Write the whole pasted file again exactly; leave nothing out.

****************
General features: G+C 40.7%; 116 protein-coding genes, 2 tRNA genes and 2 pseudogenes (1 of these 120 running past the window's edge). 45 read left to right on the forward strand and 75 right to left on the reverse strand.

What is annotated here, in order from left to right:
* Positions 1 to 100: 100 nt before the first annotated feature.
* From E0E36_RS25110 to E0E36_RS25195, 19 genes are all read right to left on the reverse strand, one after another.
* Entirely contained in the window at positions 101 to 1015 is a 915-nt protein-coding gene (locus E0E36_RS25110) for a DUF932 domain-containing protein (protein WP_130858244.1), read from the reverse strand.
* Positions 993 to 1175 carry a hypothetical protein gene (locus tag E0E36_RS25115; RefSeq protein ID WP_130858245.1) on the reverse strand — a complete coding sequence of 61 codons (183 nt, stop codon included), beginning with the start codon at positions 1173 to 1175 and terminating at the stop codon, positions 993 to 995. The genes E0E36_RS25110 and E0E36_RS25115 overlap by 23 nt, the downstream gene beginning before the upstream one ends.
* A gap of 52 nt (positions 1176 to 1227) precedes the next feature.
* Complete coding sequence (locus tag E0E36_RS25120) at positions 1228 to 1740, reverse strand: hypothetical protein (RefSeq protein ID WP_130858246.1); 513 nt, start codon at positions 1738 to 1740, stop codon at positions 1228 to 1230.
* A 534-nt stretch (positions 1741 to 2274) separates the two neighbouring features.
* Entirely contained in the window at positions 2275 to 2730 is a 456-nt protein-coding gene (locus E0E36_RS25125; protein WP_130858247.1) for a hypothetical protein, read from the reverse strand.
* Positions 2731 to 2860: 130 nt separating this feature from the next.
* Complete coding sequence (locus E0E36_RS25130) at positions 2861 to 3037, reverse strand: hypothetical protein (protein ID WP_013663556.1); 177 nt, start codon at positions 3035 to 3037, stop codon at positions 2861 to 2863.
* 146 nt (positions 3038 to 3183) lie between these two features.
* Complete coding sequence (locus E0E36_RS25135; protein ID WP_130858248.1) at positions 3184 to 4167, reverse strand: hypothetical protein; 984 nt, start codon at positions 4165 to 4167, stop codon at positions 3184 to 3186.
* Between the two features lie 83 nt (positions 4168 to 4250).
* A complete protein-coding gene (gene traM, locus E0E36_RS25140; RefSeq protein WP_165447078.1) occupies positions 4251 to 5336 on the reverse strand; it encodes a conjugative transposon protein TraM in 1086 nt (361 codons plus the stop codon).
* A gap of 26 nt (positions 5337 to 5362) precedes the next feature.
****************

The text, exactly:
General features: G+C 40.7%; 116 protein-coding genes, 2 tRNA genes and 2 pseudogenes (1 of these 120 running past the window's edge). 45 read left to right on the forward strand and 75 right to left on the reverse strand.

What is annotated here, in order from left to right:
* Positions 1 to 100: 100 nt before the first annotated feature.
* From E0E36_RS25110 to E0E36_RS25195, 19 genes are all read right to left on the reverse strand, one after another.
* Entirely contained in the window at positions 101 to 1015 is a 915-nt protein-coding gene (locus E0E36_RS25110) for a DUF932 domain-containing protein (protein WP_130858244.1), read from the reverse strand.
* Positions 993 to 1175 carry a hypothetical protein gene (locus tag E0E36_RS25115; RefSeq protein ID WP_130858245.1) on the reverse strand — a complete coding sequence of 61 codons (183 nt, stop codon included), beginning with the start codon at positions 1173 to 1175 and terminating at the stop codon, positions 993 to 995. The genes E0E36_RS25110 and E0E36_RS25115 overlap by 23 nt, the downstream gene beginning before the upstream one ends.
* A gap of 52 nt (positions 1176 to 1227) precedes the next feature.
* Complete coding sequence (locus tag E0E36_RS25120) at positions 1228 to 1740, reverse strand: hypothetical protein (RefSeq protein ID WP_130858246.1); 513 nt, start codon at positions 1738 to 1740, stop codon at positions 1228 to 1230.
* A 534-nt stretch (positions 1741 to 2274) separates the two neighbouring features.
* Entirely contained in the window at positions 2275 to 2730 is a 456-nt protein-coding gene (locus E0E36_RS25125; protein WP_130858247.1) for a hypothetical protein, read from the reverse strand.
* Positions 2731 to 2860: 130 nt separating this feature from the next.
* Complete coding sequence (locus E0E36_RS25130) at positions 2861 to 3037, reverse strand: hypothetical protein (protein ID WP_013663556.1); 177 nt, start codon at positions 3035 to 3037, stop codon at positions 2861 to 2863.
* 146 nt (positions 3038 to 3183) lie between these two features.
* Complete coding sequence (locus E0E36_RS25135; protein ID WP_130858248.1) at positions 3184 to 4167, reverse strand: hypothetical protein; 984 nt, start codon at positions 4165 to 4167, stop codon at positions 3184 to 3186.
* Between the two features lie 83 nt (positions 4168 to 4250).
* A complete protein-coding gene (gene traM, locus E0E36_RS25140; RefSeq protein WP_165447078.1) occupies positions 4251 to 5336 on the reverse strand; it encodes a conjugative transposon protein TraM in 1086 nt (361 codons plus the stop codon).
* A gap of 26 nt (positions 5337 to 5362) precedes the next feature.